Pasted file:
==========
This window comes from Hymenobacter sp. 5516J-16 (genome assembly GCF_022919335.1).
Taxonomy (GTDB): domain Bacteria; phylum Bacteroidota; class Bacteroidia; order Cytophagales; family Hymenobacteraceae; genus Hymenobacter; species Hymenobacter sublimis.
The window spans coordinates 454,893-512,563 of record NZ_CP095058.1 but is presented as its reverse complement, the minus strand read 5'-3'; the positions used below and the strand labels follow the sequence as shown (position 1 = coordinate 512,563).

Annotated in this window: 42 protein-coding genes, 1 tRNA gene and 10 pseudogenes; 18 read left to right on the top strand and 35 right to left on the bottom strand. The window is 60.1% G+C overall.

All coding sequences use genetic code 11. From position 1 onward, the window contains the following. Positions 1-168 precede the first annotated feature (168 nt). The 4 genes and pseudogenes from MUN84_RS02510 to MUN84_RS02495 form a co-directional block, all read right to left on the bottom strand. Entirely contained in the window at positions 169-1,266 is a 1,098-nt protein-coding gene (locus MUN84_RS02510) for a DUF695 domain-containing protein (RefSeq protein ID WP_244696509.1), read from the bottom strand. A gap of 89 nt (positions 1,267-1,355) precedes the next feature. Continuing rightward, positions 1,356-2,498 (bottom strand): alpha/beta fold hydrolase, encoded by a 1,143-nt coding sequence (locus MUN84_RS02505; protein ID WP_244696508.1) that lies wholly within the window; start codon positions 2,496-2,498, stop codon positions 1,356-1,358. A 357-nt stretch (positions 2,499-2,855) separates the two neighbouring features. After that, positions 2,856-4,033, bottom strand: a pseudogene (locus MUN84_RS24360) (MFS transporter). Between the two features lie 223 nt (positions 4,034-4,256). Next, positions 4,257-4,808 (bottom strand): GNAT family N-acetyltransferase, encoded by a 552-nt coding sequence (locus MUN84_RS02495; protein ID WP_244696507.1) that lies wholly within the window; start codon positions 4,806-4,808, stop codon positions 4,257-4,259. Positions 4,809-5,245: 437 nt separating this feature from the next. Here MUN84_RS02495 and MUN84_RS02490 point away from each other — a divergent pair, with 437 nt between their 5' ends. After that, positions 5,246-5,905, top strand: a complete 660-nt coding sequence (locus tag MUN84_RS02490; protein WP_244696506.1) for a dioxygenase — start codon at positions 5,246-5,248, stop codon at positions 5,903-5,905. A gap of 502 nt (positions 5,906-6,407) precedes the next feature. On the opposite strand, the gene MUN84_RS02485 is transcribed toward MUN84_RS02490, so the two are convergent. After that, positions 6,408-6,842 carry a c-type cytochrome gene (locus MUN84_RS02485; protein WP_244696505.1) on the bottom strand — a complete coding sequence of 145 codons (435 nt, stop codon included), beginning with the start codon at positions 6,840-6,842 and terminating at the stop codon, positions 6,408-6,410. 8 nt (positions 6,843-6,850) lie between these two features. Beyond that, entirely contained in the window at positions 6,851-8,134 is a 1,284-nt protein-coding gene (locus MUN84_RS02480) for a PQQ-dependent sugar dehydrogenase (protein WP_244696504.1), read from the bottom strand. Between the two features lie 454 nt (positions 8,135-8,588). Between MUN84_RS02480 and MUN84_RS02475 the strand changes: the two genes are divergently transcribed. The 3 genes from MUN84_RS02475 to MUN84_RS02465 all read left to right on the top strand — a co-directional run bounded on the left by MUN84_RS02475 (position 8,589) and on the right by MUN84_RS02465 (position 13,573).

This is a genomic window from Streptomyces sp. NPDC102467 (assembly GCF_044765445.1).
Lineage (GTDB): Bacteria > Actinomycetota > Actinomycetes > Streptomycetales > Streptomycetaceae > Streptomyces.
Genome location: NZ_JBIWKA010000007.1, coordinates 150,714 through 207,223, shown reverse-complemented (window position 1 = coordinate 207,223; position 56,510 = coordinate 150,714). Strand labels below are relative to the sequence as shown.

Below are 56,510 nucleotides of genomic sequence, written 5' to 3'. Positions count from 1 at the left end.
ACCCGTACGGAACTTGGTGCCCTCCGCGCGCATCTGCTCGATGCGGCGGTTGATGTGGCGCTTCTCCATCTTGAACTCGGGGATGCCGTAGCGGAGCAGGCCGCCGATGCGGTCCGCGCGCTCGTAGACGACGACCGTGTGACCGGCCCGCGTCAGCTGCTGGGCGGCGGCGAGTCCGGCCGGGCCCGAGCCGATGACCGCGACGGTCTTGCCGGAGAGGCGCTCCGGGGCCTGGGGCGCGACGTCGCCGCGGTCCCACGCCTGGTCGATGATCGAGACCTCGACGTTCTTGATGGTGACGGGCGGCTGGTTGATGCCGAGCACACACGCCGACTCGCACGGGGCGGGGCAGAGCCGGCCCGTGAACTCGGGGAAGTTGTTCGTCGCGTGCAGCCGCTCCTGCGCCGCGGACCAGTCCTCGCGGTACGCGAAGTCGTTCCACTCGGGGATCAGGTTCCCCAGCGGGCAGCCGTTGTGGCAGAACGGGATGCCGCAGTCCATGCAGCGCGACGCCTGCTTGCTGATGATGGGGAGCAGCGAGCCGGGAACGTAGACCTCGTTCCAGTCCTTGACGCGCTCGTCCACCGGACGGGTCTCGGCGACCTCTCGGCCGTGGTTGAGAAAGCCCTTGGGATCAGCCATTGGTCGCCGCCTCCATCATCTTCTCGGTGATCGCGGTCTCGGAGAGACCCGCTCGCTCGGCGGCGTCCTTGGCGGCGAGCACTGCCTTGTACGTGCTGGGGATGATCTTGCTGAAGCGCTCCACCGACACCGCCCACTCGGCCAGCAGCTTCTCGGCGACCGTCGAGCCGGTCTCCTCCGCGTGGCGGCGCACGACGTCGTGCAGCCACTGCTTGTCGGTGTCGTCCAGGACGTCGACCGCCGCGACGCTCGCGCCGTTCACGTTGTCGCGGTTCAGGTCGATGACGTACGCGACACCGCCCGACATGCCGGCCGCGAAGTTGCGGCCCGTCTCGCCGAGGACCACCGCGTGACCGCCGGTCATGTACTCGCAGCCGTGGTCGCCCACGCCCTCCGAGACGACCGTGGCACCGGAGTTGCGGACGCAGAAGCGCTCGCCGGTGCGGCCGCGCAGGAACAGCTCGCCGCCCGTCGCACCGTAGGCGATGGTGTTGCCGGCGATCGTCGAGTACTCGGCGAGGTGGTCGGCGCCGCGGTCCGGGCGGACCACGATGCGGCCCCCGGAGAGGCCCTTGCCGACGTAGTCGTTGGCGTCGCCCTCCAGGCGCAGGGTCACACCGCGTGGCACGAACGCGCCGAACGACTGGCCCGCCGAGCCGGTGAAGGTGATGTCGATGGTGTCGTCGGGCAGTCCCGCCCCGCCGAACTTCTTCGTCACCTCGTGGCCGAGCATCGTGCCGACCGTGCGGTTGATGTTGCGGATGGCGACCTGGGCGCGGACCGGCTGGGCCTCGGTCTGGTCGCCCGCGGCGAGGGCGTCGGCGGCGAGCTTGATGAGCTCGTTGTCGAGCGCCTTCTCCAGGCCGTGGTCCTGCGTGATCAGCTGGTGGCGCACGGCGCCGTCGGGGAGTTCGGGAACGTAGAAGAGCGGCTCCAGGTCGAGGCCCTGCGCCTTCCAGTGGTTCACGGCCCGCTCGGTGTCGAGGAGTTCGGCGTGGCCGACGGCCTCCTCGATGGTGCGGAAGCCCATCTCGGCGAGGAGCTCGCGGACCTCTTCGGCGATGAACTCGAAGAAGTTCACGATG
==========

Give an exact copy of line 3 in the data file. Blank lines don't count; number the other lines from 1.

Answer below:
The window spans coordinates 454,893-512,563 of record NZ_CP095058.1 but is presented as its reverse complement, the minus strand read 5'-3'; the positions used below and the strand labels follow the sequence as shown (position 1 = coordinate 512,563).